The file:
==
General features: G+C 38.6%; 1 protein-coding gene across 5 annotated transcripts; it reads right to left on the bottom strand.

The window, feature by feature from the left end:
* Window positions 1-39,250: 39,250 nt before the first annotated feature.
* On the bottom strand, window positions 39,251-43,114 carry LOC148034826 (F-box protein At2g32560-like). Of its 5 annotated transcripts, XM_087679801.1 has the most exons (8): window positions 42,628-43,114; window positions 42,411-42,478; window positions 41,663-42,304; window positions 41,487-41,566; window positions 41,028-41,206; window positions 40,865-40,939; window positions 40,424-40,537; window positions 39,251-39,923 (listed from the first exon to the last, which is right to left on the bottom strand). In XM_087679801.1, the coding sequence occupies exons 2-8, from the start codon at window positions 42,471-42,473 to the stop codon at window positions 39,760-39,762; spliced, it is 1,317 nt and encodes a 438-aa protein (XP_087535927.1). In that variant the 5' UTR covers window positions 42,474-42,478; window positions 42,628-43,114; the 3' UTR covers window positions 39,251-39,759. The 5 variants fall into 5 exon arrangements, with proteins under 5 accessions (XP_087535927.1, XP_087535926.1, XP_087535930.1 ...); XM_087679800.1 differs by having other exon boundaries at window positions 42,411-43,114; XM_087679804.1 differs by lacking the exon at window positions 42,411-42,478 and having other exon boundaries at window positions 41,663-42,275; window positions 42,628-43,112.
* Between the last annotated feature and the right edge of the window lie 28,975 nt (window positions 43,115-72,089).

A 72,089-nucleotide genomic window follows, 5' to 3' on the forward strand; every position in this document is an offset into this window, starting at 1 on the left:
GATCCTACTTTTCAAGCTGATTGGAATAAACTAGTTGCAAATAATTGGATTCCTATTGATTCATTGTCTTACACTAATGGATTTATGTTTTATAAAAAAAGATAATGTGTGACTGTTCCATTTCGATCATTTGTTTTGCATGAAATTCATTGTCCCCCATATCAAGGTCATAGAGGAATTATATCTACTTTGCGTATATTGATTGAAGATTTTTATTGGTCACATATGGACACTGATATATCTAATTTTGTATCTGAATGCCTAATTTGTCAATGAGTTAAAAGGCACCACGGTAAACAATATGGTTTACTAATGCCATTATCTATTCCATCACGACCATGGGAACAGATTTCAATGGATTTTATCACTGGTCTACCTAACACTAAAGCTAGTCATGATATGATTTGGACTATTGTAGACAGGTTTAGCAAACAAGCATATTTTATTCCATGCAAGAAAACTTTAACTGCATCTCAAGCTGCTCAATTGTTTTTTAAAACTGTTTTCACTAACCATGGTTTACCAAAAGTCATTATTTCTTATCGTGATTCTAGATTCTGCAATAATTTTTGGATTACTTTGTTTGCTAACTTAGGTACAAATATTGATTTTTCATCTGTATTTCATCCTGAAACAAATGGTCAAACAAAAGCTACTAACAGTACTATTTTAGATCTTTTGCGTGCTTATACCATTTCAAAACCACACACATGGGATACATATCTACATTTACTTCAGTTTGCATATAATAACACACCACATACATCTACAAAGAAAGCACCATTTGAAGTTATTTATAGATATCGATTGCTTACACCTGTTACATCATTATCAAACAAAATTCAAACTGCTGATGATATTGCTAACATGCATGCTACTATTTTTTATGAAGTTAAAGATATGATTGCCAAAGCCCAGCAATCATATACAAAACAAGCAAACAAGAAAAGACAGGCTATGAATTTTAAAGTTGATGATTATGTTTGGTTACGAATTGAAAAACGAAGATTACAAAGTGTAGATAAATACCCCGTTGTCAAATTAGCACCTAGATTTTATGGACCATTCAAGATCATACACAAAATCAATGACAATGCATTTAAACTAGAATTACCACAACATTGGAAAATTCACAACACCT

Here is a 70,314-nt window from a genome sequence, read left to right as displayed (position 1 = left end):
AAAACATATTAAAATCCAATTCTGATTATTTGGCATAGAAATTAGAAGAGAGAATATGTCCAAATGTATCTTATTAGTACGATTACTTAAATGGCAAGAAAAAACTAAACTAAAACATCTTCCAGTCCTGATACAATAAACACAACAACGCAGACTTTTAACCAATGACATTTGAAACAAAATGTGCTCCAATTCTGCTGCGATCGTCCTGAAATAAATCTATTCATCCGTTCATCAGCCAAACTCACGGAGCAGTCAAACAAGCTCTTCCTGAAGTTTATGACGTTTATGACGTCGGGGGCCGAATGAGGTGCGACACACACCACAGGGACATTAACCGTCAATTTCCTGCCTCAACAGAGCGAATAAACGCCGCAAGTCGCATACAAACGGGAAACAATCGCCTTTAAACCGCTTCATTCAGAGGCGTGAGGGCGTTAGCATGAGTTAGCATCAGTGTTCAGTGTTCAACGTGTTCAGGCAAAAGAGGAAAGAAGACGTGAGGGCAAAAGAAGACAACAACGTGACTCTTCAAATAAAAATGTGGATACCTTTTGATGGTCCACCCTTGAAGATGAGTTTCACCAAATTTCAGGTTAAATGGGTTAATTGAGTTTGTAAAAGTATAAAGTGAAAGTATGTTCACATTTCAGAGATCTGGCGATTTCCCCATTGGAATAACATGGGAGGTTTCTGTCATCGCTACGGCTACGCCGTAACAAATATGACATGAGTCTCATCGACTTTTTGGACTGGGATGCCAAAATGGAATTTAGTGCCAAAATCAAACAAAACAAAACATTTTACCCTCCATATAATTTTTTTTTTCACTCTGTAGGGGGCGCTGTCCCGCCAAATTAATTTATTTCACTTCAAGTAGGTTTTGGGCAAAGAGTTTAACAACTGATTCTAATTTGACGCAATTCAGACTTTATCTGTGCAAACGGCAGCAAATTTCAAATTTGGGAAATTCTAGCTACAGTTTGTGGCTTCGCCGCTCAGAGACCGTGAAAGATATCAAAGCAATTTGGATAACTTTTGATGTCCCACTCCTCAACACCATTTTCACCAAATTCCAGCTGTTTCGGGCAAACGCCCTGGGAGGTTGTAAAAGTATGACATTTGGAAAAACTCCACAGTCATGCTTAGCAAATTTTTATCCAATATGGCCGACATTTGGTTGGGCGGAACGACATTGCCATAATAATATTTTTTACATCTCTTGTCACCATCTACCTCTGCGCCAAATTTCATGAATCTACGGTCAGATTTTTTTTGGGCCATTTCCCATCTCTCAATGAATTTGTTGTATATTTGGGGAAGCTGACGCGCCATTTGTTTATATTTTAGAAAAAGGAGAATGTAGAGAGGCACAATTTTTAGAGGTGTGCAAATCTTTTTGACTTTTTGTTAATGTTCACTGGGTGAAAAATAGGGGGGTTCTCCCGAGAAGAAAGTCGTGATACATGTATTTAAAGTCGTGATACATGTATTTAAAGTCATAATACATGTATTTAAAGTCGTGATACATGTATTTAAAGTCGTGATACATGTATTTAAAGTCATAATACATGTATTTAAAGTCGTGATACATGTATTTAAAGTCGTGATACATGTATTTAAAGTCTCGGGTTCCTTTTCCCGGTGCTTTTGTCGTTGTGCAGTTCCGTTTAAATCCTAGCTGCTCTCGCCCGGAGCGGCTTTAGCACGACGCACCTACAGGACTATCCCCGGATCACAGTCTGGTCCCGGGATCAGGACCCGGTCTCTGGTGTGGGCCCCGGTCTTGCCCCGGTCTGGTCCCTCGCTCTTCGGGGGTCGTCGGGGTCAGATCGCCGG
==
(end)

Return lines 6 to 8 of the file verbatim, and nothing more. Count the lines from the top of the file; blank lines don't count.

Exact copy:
A 72,089-nucleotide genomic window follows, 5' to 3' on the forward strand; every position in this document is an offset into this window, starting at 1 on the left:
GATCCTACTTTTCAAGCTGATTGGAATAAACTAGTTGCAAATAATTGGATTCCTATTGATTCATTGTCTTACACTAATGGATTTATGTTTTATAAAAAAAGATAATGTGTGACTGTTCCATTTCGATCATTTGTTTTGCATGAAATTCATTGTCCCCCATATCAAGGTCATAGAGGAATTATATCTACTTTGCGTATATTGATTGAAGATTTTTATTGGTCACATATGGACACTGATATATCTAATTTTGTATCTGAATGCCTAATTTGTCAATGAGTTAAAAGGCACCACGGTAAACAATATGGTTTACTAATGCCATTATCTATTCCATCACGACCATGGGAACAGATTTCAATGGATTTTATCACTGGTCTACCTAACACTAAAGCTAGTCATGATATGATTTGGACTATTGTAGACAGGTTTAGCAAACAAGCATATTTTATTCCATGCAAGAAAACTTTAACTGCATCTCAAGCTGCTCAATTGTTTTTTAAAACTGTTTTCACTAACCATGGTTTACCAAAAGTCATTATTTCTTATCGTGATTCTAGATTCTGCAATAATTTTTGGATTACTTTGTTTGCTAACTTAGGTACAAATATTGATTTTTCATCTGTATTTCATCCTGAAACAAATGGTCAAACAAAAGCTACTAACAGTACTATTTTAGATCTTTTGCGTGCTTATACCATTTCAAAACCACACACATGGGATACATATCTACATTTACTTCAGTTTGCATATAATAACACACCACATACATCTACAAAGAAAGCACCATTTGAAGTTATTTATAGATATCGATTGCTTACACCTGTTACATCATTATCAAACAAAATTCAAACTGCTGATGATATTGCTAACATGCATGCTACTATTTTTTATGAAGTTAAAGATATGATTGCCAAAGCCCAGCAATCATATACAAAACAAGCAAACAAGAAAAGACAGGCTATGAATTTTAAAGTTGATGATTATGTTTGGTTACGAATTGAAAAACGAAGATTACAAAGTGTAGATAAATACCCCGTTGTCAAATTAGCACCTAGATTTTATGGACCATTCAAGATCATACACAAAATCAATGACAATGCATTTAAACTAGAATTACCACAACATTGGAAAATTCACAACACCT

Here is a 70,314-nt window from a genome sequence, read left to right as displayed (position 1 = left end):